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Homelessness, Housing, and Mental Illness
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Humans are social animals and, in general, don't thrive in isolated environments. Homeless people, many of whom suffer from serious mental illnesses, often live socially isolated on the streets or in shelters. "Homelessness, Housing, and Mental Illness" describes a carefully designed large-scale study to assess how well these people do when attempts are made to reduce their social isolation and integrate them into the community. Should homeless mentally ill people be provided with the type of housing they want or with what clinicians think they need? Is residential staff necessary? Are roommates advantageous? How is community integration affected by substance abuse, psychiatric diagnoses, and cognitive functioning? "Homelessness, Housing, and Mental Illness" answers these questions and reexamines the assumptions behind housing policies that support the preference of most homeless mentally ill people to live alone in independent apartments. The analysis shows that living alone reduces housing retention as well as cognitive functioning, while group homes improve these critical outcomes. Throughout the book, Russell Schutt explores the meaning and value of community for our most fragile citizens.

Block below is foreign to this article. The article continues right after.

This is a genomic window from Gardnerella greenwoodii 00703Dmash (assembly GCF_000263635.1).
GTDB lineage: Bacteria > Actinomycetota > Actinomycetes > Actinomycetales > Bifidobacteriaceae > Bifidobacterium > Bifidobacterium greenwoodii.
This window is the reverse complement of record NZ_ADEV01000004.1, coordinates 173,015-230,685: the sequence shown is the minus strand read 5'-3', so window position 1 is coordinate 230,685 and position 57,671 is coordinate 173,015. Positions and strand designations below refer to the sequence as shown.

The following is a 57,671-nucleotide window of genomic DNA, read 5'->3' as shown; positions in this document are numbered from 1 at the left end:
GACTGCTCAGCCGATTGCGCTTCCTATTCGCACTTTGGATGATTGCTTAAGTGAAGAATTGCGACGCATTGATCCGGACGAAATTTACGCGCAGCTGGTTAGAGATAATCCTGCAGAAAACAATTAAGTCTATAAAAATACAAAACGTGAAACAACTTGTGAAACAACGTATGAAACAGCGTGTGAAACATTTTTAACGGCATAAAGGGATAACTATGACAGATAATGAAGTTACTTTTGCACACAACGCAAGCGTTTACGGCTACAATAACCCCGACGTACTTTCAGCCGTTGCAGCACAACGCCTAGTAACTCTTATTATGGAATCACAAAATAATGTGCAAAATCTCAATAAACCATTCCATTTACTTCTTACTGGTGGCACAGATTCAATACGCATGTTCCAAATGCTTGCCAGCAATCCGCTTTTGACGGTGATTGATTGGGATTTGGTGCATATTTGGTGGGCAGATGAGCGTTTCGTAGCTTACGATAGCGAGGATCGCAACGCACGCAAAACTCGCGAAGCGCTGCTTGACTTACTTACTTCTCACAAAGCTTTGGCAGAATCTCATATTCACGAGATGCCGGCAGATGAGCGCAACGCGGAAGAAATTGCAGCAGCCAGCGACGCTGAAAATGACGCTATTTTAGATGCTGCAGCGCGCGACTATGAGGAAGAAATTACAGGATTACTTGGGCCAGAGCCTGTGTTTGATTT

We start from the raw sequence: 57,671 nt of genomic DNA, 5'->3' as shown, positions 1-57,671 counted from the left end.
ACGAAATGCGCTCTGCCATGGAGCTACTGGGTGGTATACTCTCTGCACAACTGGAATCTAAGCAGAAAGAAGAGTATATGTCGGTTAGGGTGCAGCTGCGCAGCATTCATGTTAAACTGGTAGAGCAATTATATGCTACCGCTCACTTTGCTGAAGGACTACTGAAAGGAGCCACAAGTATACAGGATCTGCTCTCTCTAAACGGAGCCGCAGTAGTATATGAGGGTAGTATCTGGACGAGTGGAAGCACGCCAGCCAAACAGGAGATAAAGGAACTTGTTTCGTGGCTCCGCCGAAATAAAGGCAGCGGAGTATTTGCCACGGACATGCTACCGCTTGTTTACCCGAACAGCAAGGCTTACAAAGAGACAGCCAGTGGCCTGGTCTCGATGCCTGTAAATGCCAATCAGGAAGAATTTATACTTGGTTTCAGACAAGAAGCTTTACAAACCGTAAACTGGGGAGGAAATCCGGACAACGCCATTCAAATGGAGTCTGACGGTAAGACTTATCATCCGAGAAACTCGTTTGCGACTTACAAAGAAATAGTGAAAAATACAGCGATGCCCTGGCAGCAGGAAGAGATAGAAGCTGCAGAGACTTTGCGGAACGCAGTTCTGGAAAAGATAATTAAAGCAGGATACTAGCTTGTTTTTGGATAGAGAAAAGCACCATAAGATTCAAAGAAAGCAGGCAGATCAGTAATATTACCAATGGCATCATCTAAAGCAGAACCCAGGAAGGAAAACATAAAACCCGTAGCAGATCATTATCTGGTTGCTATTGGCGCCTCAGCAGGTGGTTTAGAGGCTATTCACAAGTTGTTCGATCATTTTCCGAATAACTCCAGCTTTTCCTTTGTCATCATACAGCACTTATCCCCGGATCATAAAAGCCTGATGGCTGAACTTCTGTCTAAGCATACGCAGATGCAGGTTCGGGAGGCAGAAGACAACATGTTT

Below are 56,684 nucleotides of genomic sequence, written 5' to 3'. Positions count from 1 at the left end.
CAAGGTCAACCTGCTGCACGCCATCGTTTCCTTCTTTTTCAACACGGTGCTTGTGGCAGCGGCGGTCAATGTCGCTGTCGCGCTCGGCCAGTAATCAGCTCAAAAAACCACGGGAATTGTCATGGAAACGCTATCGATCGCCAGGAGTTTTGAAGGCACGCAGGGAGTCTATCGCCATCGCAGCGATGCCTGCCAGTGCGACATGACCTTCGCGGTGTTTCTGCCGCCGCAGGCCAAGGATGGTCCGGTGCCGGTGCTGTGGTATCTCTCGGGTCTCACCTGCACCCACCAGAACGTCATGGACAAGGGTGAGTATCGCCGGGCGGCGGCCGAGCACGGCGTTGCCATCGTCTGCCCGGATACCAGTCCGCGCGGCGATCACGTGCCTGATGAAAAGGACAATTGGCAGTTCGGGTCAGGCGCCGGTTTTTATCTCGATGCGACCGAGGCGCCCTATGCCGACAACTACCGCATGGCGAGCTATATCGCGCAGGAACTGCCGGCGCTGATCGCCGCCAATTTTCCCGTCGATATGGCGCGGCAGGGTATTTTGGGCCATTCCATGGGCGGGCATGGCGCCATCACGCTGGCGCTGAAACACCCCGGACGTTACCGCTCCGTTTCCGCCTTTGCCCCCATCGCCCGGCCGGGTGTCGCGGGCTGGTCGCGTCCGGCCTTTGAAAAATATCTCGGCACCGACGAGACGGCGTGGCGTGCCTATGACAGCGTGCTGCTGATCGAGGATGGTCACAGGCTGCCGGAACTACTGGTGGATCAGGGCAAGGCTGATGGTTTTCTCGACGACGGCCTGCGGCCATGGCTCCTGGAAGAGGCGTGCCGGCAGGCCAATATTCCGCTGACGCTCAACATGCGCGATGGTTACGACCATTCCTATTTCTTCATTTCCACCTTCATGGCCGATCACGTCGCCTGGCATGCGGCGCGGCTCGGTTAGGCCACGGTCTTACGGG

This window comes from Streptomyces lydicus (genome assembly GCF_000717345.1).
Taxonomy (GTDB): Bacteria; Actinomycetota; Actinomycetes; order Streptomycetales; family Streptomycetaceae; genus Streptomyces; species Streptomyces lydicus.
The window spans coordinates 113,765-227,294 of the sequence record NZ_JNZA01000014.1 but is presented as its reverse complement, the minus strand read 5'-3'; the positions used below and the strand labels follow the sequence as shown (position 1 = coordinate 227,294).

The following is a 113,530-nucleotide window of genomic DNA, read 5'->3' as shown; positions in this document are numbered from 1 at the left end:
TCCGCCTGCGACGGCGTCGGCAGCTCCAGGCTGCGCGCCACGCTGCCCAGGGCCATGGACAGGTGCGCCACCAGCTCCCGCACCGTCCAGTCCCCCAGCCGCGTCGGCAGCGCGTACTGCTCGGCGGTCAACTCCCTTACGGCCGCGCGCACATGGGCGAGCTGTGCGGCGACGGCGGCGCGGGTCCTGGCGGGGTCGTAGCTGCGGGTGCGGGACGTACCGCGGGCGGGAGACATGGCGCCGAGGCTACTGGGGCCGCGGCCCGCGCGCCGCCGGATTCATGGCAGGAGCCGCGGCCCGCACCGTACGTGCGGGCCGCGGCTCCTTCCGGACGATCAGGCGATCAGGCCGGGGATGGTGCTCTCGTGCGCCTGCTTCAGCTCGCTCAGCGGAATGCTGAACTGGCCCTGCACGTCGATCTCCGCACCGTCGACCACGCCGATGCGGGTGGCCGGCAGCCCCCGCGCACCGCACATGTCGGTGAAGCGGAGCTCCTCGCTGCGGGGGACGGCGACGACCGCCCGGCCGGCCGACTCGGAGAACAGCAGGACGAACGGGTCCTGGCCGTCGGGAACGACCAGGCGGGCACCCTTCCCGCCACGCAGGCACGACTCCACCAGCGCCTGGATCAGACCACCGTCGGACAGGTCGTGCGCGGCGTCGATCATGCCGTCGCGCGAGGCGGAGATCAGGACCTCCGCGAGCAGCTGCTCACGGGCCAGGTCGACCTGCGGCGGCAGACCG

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Russell Schutt's book combines sociological theory with survey and ethnographic data, analysis of social policy, and concern with the well-being of persons with serious mental illness. It is a model of humane scholarship that should appeal to sociologists and psychologists as well as students in social work and public policy. -- Allan V. Horwitz, Rutgers University

About the Author

Russell K. Schutt is Professor and Chair of Sociology at University of Massachusetts, Boston, and Lecturer on Sociology in the Department of Psychiatry at the Harvard Medical School. Stephen M. Goldfinger is Professor of Psychiatry and Behavioral Sciences and Department Chair at SUNY Downtown Medical Center.

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Russell Schutt's book combines sociological theory with survey and ethnographic data, analysis of social policy, and concern with the well-being of persons with serious mental illness. It is a model of humane scholarship that should appeal to sociologists and psychologists as well as students in social work and public policy.--Allan V. Horwitz, Rutgers University

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